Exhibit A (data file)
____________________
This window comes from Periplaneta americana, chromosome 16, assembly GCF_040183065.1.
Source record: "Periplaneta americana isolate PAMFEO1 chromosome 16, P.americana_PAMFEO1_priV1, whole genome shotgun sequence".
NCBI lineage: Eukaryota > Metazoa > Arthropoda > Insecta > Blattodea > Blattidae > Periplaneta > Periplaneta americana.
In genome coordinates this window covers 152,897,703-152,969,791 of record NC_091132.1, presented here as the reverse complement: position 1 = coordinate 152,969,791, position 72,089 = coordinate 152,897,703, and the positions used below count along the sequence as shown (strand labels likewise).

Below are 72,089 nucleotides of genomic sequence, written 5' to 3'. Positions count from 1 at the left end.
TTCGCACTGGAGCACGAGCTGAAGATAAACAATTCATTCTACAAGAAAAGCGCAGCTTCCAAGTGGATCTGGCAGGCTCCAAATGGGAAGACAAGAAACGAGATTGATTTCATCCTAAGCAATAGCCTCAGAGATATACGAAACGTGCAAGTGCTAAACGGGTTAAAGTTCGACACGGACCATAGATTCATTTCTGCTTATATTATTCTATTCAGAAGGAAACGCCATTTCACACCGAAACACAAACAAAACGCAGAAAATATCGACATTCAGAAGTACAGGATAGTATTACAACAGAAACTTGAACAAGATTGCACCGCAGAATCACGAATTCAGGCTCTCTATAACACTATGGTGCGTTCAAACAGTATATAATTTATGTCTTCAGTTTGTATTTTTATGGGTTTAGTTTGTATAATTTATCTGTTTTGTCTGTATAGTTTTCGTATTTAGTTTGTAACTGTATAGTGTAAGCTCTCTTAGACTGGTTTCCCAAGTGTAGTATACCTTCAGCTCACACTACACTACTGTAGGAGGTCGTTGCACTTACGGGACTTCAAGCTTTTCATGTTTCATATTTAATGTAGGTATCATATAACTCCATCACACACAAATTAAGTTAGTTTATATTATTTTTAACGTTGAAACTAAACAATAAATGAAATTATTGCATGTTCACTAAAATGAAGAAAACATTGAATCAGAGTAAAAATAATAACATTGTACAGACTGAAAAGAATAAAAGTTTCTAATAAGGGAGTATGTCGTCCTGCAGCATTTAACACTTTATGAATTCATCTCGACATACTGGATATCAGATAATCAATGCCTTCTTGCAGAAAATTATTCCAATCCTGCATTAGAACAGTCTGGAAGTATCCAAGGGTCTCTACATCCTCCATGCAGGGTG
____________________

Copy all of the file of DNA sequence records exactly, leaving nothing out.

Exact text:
This window comes from Periplaneta americana, chromosome 16, assembly GCF_040183065.1.
Source record: "Periplaneta americana isolate PAMFEO1 chromosome 16, P.americana_PAMFEO1_priV1, whole genome shotgun sequence".
NCBI lineage: Eukaryota > Metazoa > Arthropoda > Insecta > Blattodea > Blattidae > Periplaneta > Periplaneta americana.
In genome coordinates this window covers 152,897,703-152,969,791 of record NC_091132.1, presented here as the reverse complement: position 1 = coordinate 152,969,791, position 72,089 = coordinate 152,897,703, and the positions used below count along the sequence as shown (strand labels likewise).

Below are 72,089 nucleotides of genomic sequence, written 5' to 3'. Positions count from 1 at the left end.
TTCGCACTGGAGCACGAGCTGAAGATAAACAATTCATTCTACAAGAAAAGCGCAGCTTCCAAGTGGATCTGGCAGGCTCCAAATGGGAAGACAAGAAACGAGATTGATTTCATCCTAAGCAATAGCCTCAGAGATATACGAAACGTGCAAGTGCTAAACGGGTTAAAGTTCGACACGGACCATAGATTCATTTCTGCTTATATTATTCTATTCAGAAGGAAACGCCATTTCACACCGAAACACAAACAAAACGCAGAAAATATCGACATTCAGAAGTACAGGATAGTATTACAACAGAAACTTGAACAAGATTGCACCGCAGAATCACGAATTCAGGCTCTCTATAACACTATGGTGCGTTCAAACAGTATATAATTTATGTCTTCAGTTTGTATTTTTATGGGTTTAGTTTGTATAATTTATCTGTTTTGTCTGTATAGTTTTCGTATTTAGTTTGTAACTGTATAGTGTAAGCTCTCTTAGACTGGTTTCCCAAGTGTAGTATACCTTCAGCTCACACTACACTACTGTAGGAGGTCGTTGCACTTACGGGACTTCAAGCTTTTCATGTTTCATATTTAATGTAGGTATCATATAACTCCATCACACACAAATTAAGTTAGTTTATATTATTTTTAACGTTGAAACTAAACAATAAATGAAATTATTGCATGTTCACTAAAATGAAGAAAACATTGAATCAGAGTAAAAATAATAACATTGTACAGACTGAAAAGAATAAAAGTTTCTAATAAGGGAGTATGTCGTCCTGCAGCATTTAACACTTTATGAATTCATCTCGACATACTGGATATCAGATAATCAATGCCTTCTTGCAGAAAATTATTCCAATCCTGCATTAGAACAGTCTGGAAGTATCCAAGGGTCTCTACATCCTCCATGCAGGGTG